Marrow & ginger jam

Marrow & ginger jam

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(24 ratings)

Prep: 30 mins Cook: 30 mins plus overnight standing


About 4 x 450ml jars
A traditional way to use up marrows, or courgettes, that have grown too big for their boots

Nutrition and extra info

  • Vegetarian

Nutrition: per tbsp

  • kcal102
  • fat0g
  • saturates0g
  • carbs27g
  • sugars27g
  • fibre0g
  • protein0g
  • salt0g
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  • 4 unwaxed lemons



    Oval in shape with a pronouced bulge on one end, lemons are one of the most versatile…

  • 1.8kg marrow, peeled and cut into sugar-cube-size pieces
    Basket of marrows


    A marrow is a cucurbit, which means it’s from the same family as the melon, cucumber,…

  • 1.8kg jam sugar (with added pectin)
  • large knob fresh root ginger, about 85g, peeled and shredded


  1. Pare the zest from the lemons with a peeler, then juice them, keeping the juice, shells and any pips. Tie the shells and pips into a muslin bag. Put the marrow into a preserving pan with 2 tbsp of the lemon juice, then cook on a medium heat, stirring often, until the pieces are turning translucent and soft but not mushy. Bubble off any juices before stirring in the sugar, the rest of the juice, the zest, ginger and the muslin bag. Stir until the sugar dissolves.

  2. Bring to the boil, then simmer for about 10-15 mins or until the marrow has softened completely and the jam has reached setting point (see Tips, below). Pot the jam into warm jars (see below). The flavour of the jam will mature and intensify over the next few months, so tuck it away in a dark, cool place.

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Comments, questions and tips

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14th Sep, 2019
This was my first attempt at jam making and I’m so pleased with it. I had to cook it for quite a bit longer than the recipe suggests before it was ready to set but the end result is delicious. Had some for breakfast this morning with granary toast and I’m now wishing I had made more!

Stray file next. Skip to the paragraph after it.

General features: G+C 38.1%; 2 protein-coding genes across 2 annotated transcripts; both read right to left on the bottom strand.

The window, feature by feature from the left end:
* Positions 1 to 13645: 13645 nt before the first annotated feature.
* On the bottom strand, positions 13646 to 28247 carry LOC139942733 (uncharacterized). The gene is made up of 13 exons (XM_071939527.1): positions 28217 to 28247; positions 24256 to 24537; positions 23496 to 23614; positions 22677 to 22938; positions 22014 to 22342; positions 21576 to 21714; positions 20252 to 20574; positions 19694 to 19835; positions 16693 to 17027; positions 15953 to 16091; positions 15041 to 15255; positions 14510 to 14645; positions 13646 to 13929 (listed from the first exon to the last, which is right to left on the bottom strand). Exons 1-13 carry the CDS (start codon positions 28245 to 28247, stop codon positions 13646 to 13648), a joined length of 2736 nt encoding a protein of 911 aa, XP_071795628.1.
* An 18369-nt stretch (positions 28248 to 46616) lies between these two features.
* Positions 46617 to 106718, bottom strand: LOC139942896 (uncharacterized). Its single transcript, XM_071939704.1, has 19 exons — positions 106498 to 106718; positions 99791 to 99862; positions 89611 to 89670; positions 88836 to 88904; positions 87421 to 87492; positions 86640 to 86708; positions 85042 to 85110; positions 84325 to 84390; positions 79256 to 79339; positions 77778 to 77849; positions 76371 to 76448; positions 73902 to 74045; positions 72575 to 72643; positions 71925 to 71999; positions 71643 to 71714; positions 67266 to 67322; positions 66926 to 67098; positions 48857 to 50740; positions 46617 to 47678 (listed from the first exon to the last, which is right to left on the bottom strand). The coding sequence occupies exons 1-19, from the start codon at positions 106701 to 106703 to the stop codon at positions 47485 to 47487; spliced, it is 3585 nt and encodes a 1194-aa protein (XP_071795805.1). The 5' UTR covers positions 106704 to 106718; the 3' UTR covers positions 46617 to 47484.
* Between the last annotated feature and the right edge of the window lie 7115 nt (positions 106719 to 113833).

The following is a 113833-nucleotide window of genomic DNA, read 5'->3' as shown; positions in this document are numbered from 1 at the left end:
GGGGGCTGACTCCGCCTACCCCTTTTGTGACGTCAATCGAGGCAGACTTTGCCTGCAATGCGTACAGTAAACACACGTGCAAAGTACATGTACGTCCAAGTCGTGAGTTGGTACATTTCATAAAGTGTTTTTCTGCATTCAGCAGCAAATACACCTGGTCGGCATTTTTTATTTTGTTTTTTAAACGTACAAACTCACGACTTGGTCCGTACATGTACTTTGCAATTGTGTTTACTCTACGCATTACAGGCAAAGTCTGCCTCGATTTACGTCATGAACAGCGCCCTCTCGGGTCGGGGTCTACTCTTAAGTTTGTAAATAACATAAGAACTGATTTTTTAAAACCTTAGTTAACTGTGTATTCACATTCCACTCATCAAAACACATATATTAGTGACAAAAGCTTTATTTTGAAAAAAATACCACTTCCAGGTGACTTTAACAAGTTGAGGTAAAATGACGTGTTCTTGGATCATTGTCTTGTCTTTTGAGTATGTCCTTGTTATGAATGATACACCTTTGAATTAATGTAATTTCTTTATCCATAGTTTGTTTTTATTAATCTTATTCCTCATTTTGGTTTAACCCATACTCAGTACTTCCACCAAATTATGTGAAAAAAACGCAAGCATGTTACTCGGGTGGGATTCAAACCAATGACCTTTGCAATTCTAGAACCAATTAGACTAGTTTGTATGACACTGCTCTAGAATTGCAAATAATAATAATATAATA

Gail Phillips's picture
Gail Phillips
18th Oct, 2018
Mines been in jars for 2weeks looks runny still can I reboil and put back in freshly sterilised jars
26th Sep, 2016
Had a large 2 kg marrow given so made a half batch of this with half of the marrow. Followed the recipe and it has turned out great. Filled 5 small jars.
23rd Sep, 2015
This was my first time making jam - what a disaster!!! Firstly this tastes more like a marmalade (not particularly a bad thing). I cut the marrow into sugar cube sized pieces like the instructions said but I found they were too big and took a lot longer than expected to cook. In the first step it took a while for them to turn translucent. I then added the sugar and let it boil away but after 20 mins the marrow still had a lot of bite. The Jam didn't seem to be set so I let it boil for another 10 mins. Seemed ok when I was potting it but when I opened a jar today it was so thick and hard, More like crystallised ginger! I sterilised the jars like it said - the kind with a rubber seal and a metal latch, but a seal did not form at all. I also used a few recycled jam jars and I don't think they did either. Aparantly you have to boil these kind of jars in a water bath after filing! I'd transfer it to new jars but I'm scared to boil it incase it went even harder! So now I have loads of marmalade in the fridge I have to use up in the next few weeks! I made rhubarb jam aswell and put it in a kilner jar with a two-part metal lid and these sealed fine. However they cost me 3 euros each which makes it very expensive to make